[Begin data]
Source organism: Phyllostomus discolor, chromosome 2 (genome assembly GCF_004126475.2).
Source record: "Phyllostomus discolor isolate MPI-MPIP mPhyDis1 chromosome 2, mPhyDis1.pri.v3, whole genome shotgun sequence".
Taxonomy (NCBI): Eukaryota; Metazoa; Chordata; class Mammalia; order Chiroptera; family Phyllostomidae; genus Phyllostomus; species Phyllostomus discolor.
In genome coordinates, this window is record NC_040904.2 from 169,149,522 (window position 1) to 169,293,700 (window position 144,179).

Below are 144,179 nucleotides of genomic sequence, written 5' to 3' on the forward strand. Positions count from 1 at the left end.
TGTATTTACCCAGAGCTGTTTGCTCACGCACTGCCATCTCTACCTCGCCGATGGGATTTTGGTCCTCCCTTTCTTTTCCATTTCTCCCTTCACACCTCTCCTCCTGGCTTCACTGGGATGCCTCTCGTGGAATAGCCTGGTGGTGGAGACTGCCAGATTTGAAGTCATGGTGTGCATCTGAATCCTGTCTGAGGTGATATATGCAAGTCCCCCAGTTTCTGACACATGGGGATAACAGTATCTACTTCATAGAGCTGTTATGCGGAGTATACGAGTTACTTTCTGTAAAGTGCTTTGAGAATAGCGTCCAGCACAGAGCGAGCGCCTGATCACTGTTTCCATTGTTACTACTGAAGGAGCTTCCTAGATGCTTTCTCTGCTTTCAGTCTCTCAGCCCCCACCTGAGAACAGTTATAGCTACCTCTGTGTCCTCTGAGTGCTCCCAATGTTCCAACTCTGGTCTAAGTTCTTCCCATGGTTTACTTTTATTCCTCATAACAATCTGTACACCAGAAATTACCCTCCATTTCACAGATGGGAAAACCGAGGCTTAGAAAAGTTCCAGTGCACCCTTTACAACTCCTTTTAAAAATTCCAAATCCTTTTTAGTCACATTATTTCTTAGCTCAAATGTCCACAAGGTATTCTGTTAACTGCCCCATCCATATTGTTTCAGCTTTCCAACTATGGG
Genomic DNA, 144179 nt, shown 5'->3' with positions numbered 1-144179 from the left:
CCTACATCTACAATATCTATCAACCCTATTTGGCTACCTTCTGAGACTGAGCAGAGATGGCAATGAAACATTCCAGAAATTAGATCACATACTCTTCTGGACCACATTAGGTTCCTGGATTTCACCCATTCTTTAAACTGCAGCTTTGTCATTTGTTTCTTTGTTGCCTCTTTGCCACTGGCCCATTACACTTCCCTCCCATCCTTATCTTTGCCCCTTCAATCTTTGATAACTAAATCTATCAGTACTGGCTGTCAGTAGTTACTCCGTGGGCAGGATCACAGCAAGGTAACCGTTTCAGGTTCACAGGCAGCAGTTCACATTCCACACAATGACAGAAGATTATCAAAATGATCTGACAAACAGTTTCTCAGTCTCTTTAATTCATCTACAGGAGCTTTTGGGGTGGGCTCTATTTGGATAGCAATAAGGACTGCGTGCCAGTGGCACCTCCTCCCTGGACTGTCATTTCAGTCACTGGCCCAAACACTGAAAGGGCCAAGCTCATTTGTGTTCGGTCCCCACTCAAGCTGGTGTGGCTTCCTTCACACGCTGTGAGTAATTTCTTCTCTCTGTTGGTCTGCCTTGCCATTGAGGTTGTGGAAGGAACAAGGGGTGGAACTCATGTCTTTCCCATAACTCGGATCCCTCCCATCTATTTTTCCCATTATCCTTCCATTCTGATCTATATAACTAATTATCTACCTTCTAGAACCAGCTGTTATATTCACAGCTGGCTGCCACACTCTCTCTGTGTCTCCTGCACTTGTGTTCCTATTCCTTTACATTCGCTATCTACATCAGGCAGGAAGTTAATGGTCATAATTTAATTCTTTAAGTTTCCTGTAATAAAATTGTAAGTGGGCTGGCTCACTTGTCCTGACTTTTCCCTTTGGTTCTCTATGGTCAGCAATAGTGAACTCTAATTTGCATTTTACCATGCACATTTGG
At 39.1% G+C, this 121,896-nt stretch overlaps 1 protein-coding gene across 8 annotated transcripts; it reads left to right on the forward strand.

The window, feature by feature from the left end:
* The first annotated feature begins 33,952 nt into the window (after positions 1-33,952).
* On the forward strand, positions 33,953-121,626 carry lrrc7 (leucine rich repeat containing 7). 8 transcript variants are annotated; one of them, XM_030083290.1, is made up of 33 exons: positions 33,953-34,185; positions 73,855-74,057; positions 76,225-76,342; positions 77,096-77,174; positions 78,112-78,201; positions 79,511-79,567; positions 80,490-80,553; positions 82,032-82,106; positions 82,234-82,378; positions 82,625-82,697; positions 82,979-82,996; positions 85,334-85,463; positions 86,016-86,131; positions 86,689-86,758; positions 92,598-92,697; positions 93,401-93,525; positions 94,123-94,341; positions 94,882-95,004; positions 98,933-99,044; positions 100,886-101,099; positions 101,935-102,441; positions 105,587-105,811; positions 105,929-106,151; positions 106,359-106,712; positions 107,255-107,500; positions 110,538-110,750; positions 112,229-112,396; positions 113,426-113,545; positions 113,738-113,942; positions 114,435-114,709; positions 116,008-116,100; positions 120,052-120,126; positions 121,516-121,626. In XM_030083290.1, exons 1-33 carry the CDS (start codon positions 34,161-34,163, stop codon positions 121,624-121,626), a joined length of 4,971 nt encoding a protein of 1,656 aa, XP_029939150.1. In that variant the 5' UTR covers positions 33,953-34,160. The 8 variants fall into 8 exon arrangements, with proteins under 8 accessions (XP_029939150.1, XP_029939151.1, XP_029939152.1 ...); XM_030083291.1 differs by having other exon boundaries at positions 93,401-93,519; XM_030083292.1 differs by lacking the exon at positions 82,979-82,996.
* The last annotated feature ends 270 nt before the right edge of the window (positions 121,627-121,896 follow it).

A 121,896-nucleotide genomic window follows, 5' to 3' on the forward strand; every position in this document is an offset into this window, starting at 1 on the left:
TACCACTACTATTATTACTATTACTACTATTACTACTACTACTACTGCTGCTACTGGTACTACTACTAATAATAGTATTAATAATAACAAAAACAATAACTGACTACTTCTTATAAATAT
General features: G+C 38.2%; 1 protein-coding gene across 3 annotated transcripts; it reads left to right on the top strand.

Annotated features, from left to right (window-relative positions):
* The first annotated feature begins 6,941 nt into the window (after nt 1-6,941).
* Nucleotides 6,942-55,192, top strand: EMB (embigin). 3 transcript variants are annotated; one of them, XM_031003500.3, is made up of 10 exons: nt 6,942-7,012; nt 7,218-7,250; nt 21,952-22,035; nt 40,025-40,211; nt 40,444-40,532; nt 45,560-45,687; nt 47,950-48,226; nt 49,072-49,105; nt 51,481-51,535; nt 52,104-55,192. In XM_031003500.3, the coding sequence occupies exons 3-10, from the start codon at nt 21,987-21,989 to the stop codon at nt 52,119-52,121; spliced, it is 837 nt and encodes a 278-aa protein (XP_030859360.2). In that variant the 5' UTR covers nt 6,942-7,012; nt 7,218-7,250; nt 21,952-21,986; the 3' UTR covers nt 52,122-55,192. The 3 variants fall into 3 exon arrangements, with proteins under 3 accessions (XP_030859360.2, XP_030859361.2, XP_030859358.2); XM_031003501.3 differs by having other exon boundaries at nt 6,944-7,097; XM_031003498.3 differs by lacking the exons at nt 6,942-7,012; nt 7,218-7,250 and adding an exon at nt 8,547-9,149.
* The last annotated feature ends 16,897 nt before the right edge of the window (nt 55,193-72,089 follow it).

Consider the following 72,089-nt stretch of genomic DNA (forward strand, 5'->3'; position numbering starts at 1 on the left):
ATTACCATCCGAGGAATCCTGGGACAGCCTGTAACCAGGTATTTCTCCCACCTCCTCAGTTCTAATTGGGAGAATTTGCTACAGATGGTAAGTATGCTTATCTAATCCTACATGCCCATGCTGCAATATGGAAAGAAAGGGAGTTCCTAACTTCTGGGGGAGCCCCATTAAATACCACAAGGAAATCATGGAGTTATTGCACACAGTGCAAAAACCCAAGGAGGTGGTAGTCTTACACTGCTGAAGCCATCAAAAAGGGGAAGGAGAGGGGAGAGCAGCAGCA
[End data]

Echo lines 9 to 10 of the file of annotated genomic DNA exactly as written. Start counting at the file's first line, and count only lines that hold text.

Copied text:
At 39.1% G+C, this 121,896-nt stretch overlaps 1 protein-coding gene across 8 annotated transcripts; it reads left to right on the forward strand.

The window, feature by feature from the left end: